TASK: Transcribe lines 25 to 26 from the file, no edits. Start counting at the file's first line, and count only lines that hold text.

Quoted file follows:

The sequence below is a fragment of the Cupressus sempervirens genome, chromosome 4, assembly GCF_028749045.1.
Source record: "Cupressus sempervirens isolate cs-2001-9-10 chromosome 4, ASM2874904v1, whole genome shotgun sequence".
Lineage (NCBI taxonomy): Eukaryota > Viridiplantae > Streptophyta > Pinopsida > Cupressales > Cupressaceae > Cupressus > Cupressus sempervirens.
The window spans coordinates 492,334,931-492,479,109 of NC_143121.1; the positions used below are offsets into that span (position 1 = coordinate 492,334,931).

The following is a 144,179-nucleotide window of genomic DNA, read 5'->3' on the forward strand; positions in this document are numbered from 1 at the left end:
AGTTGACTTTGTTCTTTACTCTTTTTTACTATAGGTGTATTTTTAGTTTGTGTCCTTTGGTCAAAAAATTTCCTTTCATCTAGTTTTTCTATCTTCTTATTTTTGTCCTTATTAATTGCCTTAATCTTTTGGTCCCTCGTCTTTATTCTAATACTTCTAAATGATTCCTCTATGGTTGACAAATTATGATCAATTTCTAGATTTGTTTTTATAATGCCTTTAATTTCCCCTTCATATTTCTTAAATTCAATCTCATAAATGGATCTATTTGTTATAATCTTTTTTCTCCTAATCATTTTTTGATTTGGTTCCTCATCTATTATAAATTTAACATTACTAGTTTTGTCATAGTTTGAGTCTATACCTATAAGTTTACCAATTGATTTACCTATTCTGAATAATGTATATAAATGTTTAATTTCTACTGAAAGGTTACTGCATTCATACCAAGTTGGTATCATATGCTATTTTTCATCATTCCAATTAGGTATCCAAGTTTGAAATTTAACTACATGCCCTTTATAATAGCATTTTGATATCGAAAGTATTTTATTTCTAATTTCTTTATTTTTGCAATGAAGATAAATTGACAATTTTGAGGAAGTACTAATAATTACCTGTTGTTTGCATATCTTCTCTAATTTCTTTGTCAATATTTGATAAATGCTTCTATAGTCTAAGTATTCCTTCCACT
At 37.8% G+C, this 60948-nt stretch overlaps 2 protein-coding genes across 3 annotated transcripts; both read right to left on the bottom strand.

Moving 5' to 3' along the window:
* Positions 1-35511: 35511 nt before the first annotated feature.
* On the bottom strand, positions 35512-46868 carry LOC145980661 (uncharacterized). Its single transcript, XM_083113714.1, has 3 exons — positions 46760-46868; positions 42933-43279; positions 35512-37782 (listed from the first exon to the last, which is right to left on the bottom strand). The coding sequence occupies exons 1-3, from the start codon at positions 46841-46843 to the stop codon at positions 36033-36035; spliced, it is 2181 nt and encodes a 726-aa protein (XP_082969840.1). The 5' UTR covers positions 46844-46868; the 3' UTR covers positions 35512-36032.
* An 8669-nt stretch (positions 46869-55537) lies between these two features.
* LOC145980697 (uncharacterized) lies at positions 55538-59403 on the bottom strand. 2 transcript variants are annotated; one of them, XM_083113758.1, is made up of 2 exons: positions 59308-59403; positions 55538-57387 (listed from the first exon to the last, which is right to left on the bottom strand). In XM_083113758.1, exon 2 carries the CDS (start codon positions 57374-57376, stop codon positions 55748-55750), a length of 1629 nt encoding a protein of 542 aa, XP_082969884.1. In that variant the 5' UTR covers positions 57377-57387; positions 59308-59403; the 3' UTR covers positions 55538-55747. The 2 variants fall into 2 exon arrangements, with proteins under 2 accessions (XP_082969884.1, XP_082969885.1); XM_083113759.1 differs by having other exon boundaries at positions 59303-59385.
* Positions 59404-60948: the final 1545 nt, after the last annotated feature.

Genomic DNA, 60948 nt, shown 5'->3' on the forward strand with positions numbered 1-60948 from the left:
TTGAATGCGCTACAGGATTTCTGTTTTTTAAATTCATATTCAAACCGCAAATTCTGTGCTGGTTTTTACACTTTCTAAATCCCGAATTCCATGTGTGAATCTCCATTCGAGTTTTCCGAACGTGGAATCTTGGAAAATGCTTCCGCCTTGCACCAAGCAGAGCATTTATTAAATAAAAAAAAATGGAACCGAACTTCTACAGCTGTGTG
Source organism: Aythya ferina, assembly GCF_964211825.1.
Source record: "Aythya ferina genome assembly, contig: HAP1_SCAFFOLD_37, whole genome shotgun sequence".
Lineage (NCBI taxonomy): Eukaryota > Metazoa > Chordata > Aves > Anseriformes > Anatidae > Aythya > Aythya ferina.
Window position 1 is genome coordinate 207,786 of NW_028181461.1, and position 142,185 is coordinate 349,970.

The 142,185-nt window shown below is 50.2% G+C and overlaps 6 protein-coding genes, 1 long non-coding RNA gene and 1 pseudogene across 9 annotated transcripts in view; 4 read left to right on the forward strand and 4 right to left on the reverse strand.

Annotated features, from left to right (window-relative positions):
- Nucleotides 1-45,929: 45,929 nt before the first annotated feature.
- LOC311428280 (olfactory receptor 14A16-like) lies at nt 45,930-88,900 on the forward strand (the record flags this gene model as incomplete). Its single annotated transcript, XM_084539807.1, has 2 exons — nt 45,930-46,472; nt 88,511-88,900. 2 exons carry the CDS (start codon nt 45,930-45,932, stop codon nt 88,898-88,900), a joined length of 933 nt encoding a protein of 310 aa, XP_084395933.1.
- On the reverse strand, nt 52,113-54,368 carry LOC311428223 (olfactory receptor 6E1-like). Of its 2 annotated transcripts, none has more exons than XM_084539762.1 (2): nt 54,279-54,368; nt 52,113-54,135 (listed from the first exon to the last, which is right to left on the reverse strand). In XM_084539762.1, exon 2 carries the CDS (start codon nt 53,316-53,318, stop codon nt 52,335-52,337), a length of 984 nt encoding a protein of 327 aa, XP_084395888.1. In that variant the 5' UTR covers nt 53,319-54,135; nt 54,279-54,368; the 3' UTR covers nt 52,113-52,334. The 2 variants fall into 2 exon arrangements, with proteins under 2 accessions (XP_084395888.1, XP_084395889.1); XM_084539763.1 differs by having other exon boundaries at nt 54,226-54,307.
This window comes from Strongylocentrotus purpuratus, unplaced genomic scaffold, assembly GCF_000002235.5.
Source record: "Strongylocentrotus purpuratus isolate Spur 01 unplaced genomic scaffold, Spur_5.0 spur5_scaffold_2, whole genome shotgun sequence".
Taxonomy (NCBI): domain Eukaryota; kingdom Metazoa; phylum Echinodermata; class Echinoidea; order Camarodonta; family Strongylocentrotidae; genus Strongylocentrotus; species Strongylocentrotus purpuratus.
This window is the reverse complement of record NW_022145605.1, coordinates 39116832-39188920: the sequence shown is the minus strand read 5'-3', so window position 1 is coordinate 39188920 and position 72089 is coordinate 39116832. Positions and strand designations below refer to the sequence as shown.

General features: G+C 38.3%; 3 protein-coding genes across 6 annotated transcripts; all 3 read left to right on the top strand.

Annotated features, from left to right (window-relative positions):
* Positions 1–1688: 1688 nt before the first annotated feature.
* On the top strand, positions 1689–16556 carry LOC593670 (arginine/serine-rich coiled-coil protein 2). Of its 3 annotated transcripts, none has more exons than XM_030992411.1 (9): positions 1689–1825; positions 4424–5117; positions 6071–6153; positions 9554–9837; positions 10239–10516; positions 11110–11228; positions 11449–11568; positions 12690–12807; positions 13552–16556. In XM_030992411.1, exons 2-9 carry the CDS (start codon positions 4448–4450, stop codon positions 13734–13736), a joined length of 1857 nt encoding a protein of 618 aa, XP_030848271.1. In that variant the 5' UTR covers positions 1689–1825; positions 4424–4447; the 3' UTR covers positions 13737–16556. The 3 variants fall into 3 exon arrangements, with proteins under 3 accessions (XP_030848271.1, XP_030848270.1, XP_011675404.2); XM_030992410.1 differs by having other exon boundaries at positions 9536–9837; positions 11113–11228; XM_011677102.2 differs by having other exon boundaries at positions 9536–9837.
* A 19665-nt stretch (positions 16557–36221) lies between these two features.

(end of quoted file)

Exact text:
This window comes from Strongylocentrotus purpuratus, unplaced genomic scaffold, assembly GCF_000002235.5.
Source record: "Strongylocentrotus purpuratus isolate Spur 01 unplaced genomic scaffold, Spur_5.0 spur5_scaffold_2, whole genome shotgun sequence".